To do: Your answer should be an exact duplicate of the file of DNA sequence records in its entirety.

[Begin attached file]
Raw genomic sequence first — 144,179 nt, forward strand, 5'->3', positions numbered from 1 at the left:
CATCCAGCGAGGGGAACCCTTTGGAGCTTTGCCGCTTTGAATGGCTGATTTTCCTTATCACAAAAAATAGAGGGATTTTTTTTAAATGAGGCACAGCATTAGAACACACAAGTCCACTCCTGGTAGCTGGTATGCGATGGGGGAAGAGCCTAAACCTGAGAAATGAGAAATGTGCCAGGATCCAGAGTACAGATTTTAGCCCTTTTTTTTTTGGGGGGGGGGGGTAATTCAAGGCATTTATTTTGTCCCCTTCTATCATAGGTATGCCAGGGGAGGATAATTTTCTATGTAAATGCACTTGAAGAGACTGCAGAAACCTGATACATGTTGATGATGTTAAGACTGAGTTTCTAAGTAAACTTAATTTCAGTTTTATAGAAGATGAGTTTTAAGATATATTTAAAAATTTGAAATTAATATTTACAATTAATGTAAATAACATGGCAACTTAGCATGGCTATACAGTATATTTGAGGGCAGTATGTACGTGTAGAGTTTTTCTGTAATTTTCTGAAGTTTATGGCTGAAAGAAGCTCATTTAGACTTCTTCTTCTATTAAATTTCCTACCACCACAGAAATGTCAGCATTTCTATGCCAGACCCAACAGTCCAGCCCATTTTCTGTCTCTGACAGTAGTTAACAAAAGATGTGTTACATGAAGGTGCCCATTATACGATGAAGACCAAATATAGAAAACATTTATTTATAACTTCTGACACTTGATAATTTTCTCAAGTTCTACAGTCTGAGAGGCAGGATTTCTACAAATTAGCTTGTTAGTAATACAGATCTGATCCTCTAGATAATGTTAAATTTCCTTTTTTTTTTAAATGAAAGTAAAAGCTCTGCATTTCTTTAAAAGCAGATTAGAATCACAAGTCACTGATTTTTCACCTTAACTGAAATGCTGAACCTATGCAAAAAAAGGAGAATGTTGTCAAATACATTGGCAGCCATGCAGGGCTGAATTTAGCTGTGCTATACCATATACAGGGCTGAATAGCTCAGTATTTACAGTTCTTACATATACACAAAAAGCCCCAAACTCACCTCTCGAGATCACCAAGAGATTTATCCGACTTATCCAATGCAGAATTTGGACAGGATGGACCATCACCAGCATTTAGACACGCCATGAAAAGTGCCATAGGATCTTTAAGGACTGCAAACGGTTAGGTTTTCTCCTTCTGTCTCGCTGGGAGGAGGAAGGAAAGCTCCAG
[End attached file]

Raw genomic sequence first — 144,179 nt, forward strand, 5'->3', positions numbered from 1 at the left:
CATCCAGCGAGGGGAACCCTTTGGAGCTTTGCCGCTTTGAATGGCTGATTTTCCTTATCACAAAAAATAGAGGGATTTTTTTTAAATGAGGCACAGCATTAGAACACACAAGTCCACTCCTGGTAGCTGGTATGCGATGGGGGAAGAGCCTAAACCTGAGAAATGAGAAATGTGCCAGGATCCAGAGTACAGATTTTAGCCCTTTTTTTTTTGGGGGGGGGGGGTAATTCAAGGCATTTATTTTGTCCCCTTCTATCATAGGTATGCCAGGGGAGGATAATTTTCTATGTAAATGCACTTGAAGAGACTGCAGAAACCTGATACATGTTGATGATGTTAAGACTGAGTTTCTAAGTAAACTTAATTTCAGTTTTATAGAAGATGAGTTTTAAGATATATTTAAAAATTTGAAATTAATATTTACAATTAATGTAAATAACATGGCAACTTAGCATGGCTATACAGTATATTTGAGGGCAGTATGTACGTGTAGAGTTTTTCTGTAATTTTCTGAAGTTTATGGCTGAAAGAAGCTCATTTAGACTTCTTCTTCTATTAAATTTCCTACCACCACAGAAATGTCAGCATTTCTATGCCAGACCCAACAGTCCAGCCCATTTTCTGTCTCTGACAGTAGTTAACAAAAGATGTGTTACATGAAGGTGCCCATTATACGATGAAGACCAAATATAGAAAACATTTATTTATAACTTCTGACACTTGATAATTTTCTCAAGTTCTACAGTCTGAGAGGCAGGATTTCTACAAATTAGCTTGTTAGTAATACAGATCTGATCCTCTAGATAATGTTAAATTTCCTTTTTTTTTTAAATGAAAGTAAAAGCTCTGCATTTCTTTAAAAGCAGATTAGAATCACAAGTCACTGATTTTTCACCTTAACTGAAATGCTGAACCTATGCAAAAAAAGGAGAATGTTGTCAAATACATTGGCAGCCATGCAGGGCTGAATTTAGCTGTGCTATACCATATACAGGGCTGAATAGCTCAGTATTTACAGTTCTTACATATACACAAAAAGCCCCAAACTCACCTCTCGAGATCACCAAGAGATTTATCCGACTTATCCAATGCAGAATTTGGACAGGATGGACCATCACCAGCATTTAGACACGCCATGAAAAGTGCCATAGGATCTTTAAGGACTGCAAACGGTTAGGTTTTCTCCTTCTGTCTCGCTGGGAGGAGGAAGGAAAGCTCCAG